Joining the Northwestern faculty in the fall of 1969 was another lucky move. It gave me my first taste of American academic freedom—a big asset in contrast to the situations in many countries where the senior professor has the power to control the research of all assistant and associate professors in his institute^2. I was actually hired to teach structural engineering, and was delighted that focusing on mechanics and materials was no problem. My colleagues, students, funding and academic environment have been great, and my career proceeded with no more setbacks.
Inevitably, I became embroiled in lengthy polemics^3 on strain-softening damage, quasibritle fracture, size effect in geomaterials, composites and sea ice, nonlocal models, standardization of fracture tests for concrete and rock, creep and hygrothermal effects in concrete structures, thermodynamics of nano-pore water in cement gel, determination of safety factors, design code updates, etc. But progress was achieved. Also, it was a lot of fun, with one exception|the explanation of the World Trade Center collapse.
I would not have attempted it if my daughter did not work nearby. Right after the first airplane hit, she called me: “Open the TV!" I got worried seeing her building disappear in smoke. Then, like every structural engineer, I was stunned by the collapse. Immediately, I realized this would become a lesson on a par with the Tacoma Narrows Bridge, and called my assistant Yong Zhou. He extracted from the internet the main data on the towers, but not the cross-sectional areas of the columns. Those we quickly calculated using the wind load provisions of the New York building code, and two days later we submitted our paper explaining the collapse. This is how I became the favorite target of the politically motivated misinformation campaign of the so-called `Truth in 9/11' movement.
At Northwestern, I focused first on concrete creep. My cleanest result, the so-called AAEM method, featured now in all design codes or recommendations, was an easy outcome of many computer solutions of Volterra integral equations. To my surprise, the results agreed up to six digits with a certain combination of the compliance and relaxation functions of aging viscoelasticity. Clearly, a simple algebraic relationship had to exist. It then required no stroke of genius to find it.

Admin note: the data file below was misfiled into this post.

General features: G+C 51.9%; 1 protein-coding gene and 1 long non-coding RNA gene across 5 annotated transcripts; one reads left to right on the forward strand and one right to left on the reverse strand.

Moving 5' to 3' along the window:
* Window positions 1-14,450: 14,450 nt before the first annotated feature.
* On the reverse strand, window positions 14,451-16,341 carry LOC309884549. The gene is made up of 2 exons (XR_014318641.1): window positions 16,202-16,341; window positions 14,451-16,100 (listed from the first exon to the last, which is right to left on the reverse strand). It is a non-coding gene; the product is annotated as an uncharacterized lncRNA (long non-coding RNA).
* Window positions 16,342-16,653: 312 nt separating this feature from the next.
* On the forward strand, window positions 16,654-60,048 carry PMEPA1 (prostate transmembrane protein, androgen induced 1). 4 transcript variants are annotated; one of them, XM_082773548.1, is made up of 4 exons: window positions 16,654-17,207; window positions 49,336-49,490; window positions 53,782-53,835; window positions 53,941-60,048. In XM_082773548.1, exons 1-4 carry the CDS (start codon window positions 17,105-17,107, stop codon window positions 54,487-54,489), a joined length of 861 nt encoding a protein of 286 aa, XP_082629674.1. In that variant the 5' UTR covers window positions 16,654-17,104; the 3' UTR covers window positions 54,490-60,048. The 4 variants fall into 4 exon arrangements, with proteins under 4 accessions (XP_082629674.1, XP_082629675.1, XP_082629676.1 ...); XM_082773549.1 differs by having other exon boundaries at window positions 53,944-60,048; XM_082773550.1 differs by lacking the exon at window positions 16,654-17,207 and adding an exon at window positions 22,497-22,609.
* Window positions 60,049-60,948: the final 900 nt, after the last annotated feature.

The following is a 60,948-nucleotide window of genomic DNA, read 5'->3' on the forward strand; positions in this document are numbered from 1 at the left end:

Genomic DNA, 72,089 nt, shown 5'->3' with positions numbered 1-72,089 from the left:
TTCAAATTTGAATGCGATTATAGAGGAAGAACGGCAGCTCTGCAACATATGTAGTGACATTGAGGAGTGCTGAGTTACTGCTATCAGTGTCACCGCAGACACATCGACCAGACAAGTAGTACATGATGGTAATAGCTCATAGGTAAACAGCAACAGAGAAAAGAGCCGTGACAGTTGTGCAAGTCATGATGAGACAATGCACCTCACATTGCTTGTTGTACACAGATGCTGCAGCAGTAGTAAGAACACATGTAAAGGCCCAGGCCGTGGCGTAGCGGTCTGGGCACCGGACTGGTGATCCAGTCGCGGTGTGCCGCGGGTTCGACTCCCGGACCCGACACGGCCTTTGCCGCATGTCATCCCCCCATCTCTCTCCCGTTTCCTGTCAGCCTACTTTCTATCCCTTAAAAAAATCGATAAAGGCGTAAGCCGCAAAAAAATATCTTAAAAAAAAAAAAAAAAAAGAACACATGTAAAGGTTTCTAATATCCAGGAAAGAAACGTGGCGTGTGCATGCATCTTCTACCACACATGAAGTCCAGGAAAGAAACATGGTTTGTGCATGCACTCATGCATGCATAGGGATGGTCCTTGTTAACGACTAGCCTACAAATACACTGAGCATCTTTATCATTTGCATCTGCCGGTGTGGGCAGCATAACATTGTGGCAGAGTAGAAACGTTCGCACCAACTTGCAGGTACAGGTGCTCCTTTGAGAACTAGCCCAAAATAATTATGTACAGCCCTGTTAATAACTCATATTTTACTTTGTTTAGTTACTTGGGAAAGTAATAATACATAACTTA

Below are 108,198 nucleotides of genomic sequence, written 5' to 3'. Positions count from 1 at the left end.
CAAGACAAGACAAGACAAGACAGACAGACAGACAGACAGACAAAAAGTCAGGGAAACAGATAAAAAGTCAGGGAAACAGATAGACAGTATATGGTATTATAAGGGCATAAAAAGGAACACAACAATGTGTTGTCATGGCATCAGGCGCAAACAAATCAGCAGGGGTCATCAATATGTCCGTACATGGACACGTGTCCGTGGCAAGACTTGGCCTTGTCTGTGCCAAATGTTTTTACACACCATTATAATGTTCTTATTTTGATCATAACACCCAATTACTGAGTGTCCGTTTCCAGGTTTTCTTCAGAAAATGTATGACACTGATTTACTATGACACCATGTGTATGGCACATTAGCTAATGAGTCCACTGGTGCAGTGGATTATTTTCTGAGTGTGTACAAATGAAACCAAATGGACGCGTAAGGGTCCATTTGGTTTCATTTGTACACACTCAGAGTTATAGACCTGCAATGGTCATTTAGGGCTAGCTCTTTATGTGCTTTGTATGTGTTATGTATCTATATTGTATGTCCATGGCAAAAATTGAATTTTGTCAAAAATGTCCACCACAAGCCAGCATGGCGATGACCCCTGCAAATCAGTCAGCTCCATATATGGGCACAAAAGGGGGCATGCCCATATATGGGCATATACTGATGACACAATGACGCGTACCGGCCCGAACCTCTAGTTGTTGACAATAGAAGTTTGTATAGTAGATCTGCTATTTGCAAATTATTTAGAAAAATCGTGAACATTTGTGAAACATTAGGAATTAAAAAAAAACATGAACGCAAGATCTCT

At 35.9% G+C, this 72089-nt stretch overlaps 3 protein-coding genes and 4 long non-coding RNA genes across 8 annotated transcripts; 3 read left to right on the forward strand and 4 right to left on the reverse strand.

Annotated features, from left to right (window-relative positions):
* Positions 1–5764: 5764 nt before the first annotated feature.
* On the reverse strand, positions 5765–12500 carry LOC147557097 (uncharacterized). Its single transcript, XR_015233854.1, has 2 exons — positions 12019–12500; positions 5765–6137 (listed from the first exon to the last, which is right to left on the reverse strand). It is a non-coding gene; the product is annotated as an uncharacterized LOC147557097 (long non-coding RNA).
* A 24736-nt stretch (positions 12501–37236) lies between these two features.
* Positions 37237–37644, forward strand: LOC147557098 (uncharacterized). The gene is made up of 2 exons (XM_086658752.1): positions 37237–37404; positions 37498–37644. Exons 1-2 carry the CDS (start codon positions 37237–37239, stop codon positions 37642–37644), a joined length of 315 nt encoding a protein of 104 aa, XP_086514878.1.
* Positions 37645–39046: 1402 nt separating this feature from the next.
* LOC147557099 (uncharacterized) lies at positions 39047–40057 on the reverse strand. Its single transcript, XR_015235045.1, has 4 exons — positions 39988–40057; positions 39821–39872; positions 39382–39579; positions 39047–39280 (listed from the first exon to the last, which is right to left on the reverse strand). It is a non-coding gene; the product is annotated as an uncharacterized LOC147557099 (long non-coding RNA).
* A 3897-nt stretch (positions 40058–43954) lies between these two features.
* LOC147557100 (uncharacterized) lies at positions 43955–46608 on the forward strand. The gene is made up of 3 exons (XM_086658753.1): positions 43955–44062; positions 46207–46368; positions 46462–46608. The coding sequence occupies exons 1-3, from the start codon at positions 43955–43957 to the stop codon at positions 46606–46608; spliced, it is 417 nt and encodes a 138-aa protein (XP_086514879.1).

It was a similar story with the size effect law for quasibrittle failures. With my assistant B.-H. Oh, we first calibrated a program for the crack band model by the meager test data available. Then we used it to simulate the plots of size effect for many structural geometries. All the plots turned out to be nearly identical in dimensionless coordinates. Knowing this, I needed no divine inspiration to derive that law.
Brute-force computer simulations, of course, cannot provide full understanding. But, if carefully calibrated, they can extend the experimental evidence and reveal the essential trend. Thus one can get a clue for an analytical model—the ultimate prize.
I used this kind of approach over and over. Recently, together with S.-D. Pang and J.-L. Le, I succeeded to deduce the tail distribution of strength on the atomic scale, but could make no headway to determine the probability distribution of the quasibrittle structure strength or the lifetime. So we turned to Monte-Carlo simulations of the multiscale transition. The simulated distributions revealed with high accuracy that the power law tail is indestructible, that its exponent is additive over the scales, and that there is a sharp kink separating the Gaussian and Weibullian portions. Then it was a `piece of cake' to prove it analytically.
During my studies, I sometimes wondered what a wonderful opportunity it must have been when beautiful facts, such as the critical load of an elastic column, still awaited discovery. But similar opportunities exist today and are actually more numerous. The growing body of human knowledge may be imagined as the growing volume of a sphere. The unknown is the infinite exterior, but what is currently knowable is only what is in contact with the surface of the sphere. As the surface grows, the knowable unknown grows with it, representing the problems ripe to tackle.
The elastic frame analysis is an example of a problem that became ripe around 1920 and became closed 40 years later. But turbulence, which became ripe by 1900, is still far from being a closed subject. Let me venture to predict that the mechanics of damage and quasibrittle fracture, with its scaling and interdisciplinary couplings, is a problem of the same dimension, which will not become closed even a century from now.^4
To end, let me borrow from Shakespeare^5:
My fear is your displeasure;
my court'sy my duty;
and my speech, to beg your pardons."
- Posted on AMD Archive at Harvard University on www.iMechanica.org; published in ASME-AMD Newsletter 2009.
- Bažant, Z.P. (1993), “Public funding of university research and graduate programs", Am. Soc. of Engrg. Education (ASEE) Centennial Annual Conf. Proc., held in Urbana, Illinois, 1993, 341-345 (download G2.pdf from Bažant's website).
- Bažant, Z.P. (2002). “Reminiscences on four decades of struggle and progress in softening damage and size effect" (in both English and Japanese translation). Concrete Journal (Tokyo) 40 (2), 16-28 (Anniversary Issue of Japan Concrete Institute); and updated version republished in Mechanics (Am. Academy of Mech.) 32 (5-6), 2003, 1-10 (download S45.pdf from Bažant's website).
- Bažant, Z.P. (2006). “Vision of the future of solid mechanics" (guest editorial). J. of Applied Mechanics ASME 73 (March), 181-182 (download G5.pdf from Bažant's website).
- King Henry IV.